Letter from Our Executive Director: Recovery

Proverbs 24:16 says, “For a righteous person falls seven times and rises again, ….”

Peter asked Jesus about forgiveness: “‘Lord, how many times shall my brother sin against me and I still forgive him? Up to seven times?’ Jesus said to him, ‘I do not say to you, up to seven times, but up to seventy-seven times.’” (Mt. 18:21-22)

These two verses provide much insight into recovery. Recovery involves many people – the one fighting addiction, loved ones hurt by a person’s addiction, and those helping a person succeed in recovery.

I wish I could say that recovery is a one-and-done experience, that a person becomes sick and tired of addiction and decides once and for all – “no more.” However, like the Proverb above, recovery involves falling and rising until one is fully aware of his or her inability to change on his or her own. This awareness leads to surrendering to God, taking responsibility for decisions, making amends, and basically learning a new way to live.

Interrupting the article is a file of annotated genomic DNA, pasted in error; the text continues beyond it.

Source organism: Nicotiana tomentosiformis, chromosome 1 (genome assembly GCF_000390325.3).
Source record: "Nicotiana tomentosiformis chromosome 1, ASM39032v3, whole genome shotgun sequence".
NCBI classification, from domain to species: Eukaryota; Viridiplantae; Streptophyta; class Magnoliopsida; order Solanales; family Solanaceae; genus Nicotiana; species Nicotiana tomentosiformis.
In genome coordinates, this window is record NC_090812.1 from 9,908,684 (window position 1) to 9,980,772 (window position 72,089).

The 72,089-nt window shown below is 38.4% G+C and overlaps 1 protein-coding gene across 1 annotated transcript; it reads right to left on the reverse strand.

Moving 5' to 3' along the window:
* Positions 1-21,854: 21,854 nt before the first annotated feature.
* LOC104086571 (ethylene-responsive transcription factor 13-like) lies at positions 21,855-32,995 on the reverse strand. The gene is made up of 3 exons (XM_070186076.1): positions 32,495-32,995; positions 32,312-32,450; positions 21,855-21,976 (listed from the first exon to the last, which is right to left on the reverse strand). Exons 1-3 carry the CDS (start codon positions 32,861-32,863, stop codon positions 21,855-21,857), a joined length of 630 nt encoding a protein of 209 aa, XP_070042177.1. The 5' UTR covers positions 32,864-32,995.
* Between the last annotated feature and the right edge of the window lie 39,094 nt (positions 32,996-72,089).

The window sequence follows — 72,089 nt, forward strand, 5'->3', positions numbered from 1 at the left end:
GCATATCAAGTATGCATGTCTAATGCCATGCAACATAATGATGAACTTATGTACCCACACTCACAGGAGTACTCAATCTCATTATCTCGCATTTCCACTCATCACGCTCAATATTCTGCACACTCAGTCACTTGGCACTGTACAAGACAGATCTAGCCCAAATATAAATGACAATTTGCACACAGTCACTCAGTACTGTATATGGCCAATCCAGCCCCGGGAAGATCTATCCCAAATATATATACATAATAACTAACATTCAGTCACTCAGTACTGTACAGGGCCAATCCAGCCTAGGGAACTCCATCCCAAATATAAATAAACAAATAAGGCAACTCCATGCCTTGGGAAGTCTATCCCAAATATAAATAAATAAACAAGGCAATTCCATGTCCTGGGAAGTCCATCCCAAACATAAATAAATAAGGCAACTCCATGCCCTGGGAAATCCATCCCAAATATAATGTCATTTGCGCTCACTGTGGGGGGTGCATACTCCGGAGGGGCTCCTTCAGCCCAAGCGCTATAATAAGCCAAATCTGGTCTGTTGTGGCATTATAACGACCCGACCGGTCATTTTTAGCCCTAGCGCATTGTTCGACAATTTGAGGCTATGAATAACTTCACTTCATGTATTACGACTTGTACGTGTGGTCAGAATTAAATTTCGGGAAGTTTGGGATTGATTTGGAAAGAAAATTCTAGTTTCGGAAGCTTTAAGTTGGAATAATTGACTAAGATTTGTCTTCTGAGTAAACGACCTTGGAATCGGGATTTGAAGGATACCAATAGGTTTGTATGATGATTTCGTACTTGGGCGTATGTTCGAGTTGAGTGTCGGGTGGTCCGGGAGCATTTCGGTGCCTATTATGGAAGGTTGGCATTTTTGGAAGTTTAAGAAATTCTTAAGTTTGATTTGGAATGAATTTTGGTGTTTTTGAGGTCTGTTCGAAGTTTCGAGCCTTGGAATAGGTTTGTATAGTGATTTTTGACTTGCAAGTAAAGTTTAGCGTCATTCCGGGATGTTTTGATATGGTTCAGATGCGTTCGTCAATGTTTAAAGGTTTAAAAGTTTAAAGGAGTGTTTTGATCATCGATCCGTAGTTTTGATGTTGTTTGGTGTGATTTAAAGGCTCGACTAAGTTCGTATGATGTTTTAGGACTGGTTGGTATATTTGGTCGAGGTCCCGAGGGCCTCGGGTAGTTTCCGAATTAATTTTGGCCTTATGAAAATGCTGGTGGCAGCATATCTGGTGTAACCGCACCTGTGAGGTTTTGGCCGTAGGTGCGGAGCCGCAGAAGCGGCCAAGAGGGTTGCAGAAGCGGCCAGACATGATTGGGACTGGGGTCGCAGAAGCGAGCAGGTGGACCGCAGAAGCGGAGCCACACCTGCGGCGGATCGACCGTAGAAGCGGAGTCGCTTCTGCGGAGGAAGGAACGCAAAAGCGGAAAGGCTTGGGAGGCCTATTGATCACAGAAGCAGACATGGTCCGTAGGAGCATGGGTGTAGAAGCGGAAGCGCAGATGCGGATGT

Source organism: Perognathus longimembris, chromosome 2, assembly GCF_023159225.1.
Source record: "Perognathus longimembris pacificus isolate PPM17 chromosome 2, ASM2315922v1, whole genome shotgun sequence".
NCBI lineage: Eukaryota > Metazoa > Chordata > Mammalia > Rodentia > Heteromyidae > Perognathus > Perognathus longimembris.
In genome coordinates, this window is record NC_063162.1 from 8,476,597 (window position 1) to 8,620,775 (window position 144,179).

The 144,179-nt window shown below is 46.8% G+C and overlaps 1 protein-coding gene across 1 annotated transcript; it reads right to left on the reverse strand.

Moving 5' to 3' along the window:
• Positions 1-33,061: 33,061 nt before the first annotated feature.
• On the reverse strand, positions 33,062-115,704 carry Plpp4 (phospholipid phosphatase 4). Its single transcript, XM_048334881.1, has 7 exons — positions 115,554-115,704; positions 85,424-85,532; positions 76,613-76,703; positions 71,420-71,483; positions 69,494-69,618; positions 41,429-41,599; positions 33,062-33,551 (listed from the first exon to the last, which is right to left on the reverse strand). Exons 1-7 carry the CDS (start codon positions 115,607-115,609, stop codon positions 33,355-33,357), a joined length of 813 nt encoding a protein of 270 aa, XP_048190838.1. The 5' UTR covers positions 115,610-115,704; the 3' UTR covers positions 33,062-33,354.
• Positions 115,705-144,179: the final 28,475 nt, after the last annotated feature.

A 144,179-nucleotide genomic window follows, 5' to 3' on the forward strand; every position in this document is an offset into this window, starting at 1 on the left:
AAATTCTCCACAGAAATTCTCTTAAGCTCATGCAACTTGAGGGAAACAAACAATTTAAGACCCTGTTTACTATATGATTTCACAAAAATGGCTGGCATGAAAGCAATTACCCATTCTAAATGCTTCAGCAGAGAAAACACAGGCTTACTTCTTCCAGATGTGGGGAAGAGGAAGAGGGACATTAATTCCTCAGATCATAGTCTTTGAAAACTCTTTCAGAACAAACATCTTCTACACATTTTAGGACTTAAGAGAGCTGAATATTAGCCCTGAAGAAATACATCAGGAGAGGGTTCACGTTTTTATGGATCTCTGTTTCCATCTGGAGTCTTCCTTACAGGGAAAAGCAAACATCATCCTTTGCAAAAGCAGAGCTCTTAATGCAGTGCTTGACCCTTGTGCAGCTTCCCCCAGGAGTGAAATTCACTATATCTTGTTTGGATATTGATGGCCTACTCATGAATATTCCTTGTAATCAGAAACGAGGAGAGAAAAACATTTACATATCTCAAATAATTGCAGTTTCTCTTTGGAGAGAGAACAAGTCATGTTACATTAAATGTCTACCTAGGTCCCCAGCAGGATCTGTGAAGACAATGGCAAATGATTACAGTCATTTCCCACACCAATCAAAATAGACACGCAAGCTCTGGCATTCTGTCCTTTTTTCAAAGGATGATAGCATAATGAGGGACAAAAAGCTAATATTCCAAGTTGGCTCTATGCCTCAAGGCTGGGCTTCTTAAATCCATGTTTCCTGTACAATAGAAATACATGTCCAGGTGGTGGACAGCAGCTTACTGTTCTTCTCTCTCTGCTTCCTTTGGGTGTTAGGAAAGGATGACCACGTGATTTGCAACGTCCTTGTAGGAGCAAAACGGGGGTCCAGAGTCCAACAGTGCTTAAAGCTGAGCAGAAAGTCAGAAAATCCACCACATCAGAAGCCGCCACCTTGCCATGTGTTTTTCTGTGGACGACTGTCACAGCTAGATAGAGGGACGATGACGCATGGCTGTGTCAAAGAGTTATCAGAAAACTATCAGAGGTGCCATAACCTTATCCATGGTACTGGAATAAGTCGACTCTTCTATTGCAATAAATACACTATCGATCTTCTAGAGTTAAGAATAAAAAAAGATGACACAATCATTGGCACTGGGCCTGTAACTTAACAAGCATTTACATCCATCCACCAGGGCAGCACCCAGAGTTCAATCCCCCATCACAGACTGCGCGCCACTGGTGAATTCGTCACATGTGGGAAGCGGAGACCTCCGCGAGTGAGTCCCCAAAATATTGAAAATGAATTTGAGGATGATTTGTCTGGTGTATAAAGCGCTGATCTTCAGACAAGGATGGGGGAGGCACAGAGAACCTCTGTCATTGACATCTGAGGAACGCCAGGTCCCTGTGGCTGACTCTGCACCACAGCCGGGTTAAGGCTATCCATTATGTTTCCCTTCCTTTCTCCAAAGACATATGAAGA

However, no one succeeds in doing recovery alone. One of the eight changes of the Changed Life Recovery Program is being reconciled to one’s family as much as possible. Yet for this to happen, some of those who have had their trust broken will need to forgive. Jesus encourages forgiveness, but there is a major difference between enabling which results in subsequent abuse and forgiving someone. Forgiveness is never easy; it is hard to do when a person has been let down so many times. Yet those who do best in recovery usually have the support (i.e., forgiveness) of their loved ones.

For recovery to be successful, it must be a team effort. As each man graduates from the Changed Life Recovery Program, there is a celebration attended by staff, volunteers, family members, and his peers. Graduation is a vivid picture of the fact that successful recovery is a team effort.

Our mission is to rescue people from hunger, poverty, and chemical addiction through Christ’s love. Helping men fight addiction is at the heart of what the Mission does. We recognize recovery is not a one-and-done—it is not a solo journey. People like you make it possible for lives to change now and for eternity. Thank you for the difference you make!